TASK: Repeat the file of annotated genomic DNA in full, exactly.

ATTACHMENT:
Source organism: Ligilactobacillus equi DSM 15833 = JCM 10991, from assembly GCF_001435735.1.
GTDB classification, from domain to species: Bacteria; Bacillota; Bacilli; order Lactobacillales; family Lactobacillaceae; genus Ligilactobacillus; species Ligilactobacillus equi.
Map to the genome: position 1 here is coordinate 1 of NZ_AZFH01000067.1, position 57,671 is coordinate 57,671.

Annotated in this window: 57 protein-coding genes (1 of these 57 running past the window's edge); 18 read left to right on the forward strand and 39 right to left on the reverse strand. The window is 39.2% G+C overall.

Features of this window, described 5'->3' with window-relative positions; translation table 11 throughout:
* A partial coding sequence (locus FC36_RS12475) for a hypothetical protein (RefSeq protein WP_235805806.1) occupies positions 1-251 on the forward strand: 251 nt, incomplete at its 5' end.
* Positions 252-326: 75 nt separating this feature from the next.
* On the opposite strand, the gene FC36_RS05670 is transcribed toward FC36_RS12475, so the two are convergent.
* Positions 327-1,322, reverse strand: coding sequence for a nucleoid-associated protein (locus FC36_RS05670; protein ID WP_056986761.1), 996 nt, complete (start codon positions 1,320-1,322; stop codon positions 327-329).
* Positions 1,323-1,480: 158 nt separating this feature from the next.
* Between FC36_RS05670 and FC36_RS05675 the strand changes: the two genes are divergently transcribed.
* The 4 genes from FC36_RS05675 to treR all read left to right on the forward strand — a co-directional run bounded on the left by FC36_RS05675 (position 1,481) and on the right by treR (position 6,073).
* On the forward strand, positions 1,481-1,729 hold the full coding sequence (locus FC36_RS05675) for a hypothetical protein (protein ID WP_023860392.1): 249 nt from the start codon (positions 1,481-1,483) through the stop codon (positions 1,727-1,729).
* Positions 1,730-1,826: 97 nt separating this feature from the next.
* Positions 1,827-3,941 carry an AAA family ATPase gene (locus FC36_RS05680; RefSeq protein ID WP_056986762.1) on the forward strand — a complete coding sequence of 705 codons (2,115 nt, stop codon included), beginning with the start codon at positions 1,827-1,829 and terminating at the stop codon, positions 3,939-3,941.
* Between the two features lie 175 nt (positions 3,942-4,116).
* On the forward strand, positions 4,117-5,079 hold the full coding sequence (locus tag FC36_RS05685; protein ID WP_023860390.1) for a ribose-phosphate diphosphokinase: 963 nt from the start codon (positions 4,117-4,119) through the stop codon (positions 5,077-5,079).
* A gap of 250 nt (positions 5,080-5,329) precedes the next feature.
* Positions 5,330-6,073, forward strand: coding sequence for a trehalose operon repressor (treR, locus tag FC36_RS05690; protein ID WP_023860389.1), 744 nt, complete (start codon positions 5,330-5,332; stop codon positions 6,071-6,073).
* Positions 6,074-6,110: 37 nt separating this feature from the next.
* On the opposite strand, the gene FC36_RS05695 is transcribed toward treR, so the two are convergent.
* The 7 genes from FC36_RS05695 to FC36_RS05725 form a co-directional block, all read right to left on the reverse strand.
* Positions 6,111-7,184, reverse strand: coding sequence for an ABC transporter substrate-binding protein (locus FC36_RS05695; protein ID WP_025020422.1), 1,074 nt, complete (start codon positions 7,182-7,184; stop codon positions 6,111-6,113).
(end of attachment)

Source organism: Ligilactobacillus equi DSM 15833 = JCM 10991, from assembly GCF_001435735.1.
GTDB classification, from domain to species: Bacteria; Bacillota; Bacilli; order Lactobacillales; family Lactobacillaceae; genus Ligilactobacillus; species Ligilactobacillus equi.
Map to the genome: position 1 here is coordinate 1 of NZ_AZFH01000067.1, position 57,671 is coordinate 57,671.

Annotated in this window: 57 protein-coding genes (1 of these 57 running past the window's edge); 18 read left to right on the forward strand and 39 right to left on the reverse strand. The window is 39.2% G+C overall.

Features of this window, described 5'->3' with window-relative positions; translation table 11 throughout:
* A partial coding sequence (locus FC36_RS12475) for a hypothetical protein (RefSeq protein WP_235805806.1) occupies positions 1-251 on the forward strand: 251 nt, incomplete at its 5' end.
* Positions 252-326: 75 nt separating this feature from the next.
* On the opposite strand, the gene FC36_RS05670 is transcribed toward FC36_RS12475, so the two are convergent.
* Positions 327-1,322, reverse strand: coding sequence for a nucleoid-associated protein (locus FC36_RS05670; protein ID WP_056986761.1), 996 nt, complete (start codon positions 1,320-1,322; stop codon positions 327-329).
* Positions 1,323-1,480: 158 nt separating this feature from the next.
* Between FC36_RS05670 and FC36_RS05675 the strand changes: the two genes are divergently transcribed.
* The 4 genes from FC36_RS05675 to treR all read left to right on the forward strand — a co-directional run bounded on the left by FC36_RS05675 (position 1,481) and on the right by treR (position 6,073).
* On the forward strand, positions 1,481-1,729 hold the full coding sequence (locus FC36_RS05675) for a hypothetical protein (protein ID WP_023860392.1): 249 nt from the start codon (positions 1,481-1,483) through the stop codon (positions 1,727-1,729).
* Positions 1,730-1,826: 97 nt separating this feature from the next.
* Positions 1,827-3,941 carry an AAA family ATPase gene (locus FC36_RS05680; RefSeq protein ID WP_056986762.1) on the forward strand — a complete coding sequence of 705 codons (2,115 nt, stop codon included), beginning with the start codon at positions 1,827-1,829 and terminating at the stop codon, positions 3,939-3,941.
* Between the two features lie 175 nt (positions 3,942-4,116).
* On the forward strand, positions 4,117-5,079 hold the full coding sequence (locus tag FC36_RS05685; protein ID WP_023860390.1) for a ribose-phosphate diphosphokinase: 963 nt from the start codon (positions 4,117-4,119) through the stop codon (positions 5,077-5,079).
* A gap of 250 nt (positions 5,080-5,329) precedes the next feature.
* Positions 5,330-6,073, forward strand: coding sequence for a trehalose operon repressor (treR, locus tag FC36_RS05690; protein ID WP_023860389.1), 744 nt, complete (start codon positions 5,330-5,332; stop codon positions 6,071-6,073).
* Positions 6,074-6,110: 37 nt separating this feature from the next.
* On the opposite strand, the gene FC36_RS05695 is transcribed toward treR, so the two are convergent.
* The 7 genes from FC36_RS05695 to FC36_RS05725 form a co-directional block, all read right to left on the reverse strand.
* Positions 6,111-7,184, reverse strand: coding sequence for an ABC transporter substrate-binding protein (locus FC36_RS05695; protein ID WP_025020422.1), 1,074 nt, complete (start codon positions 7,182-7,184; stop codon positions 6,111-6,113).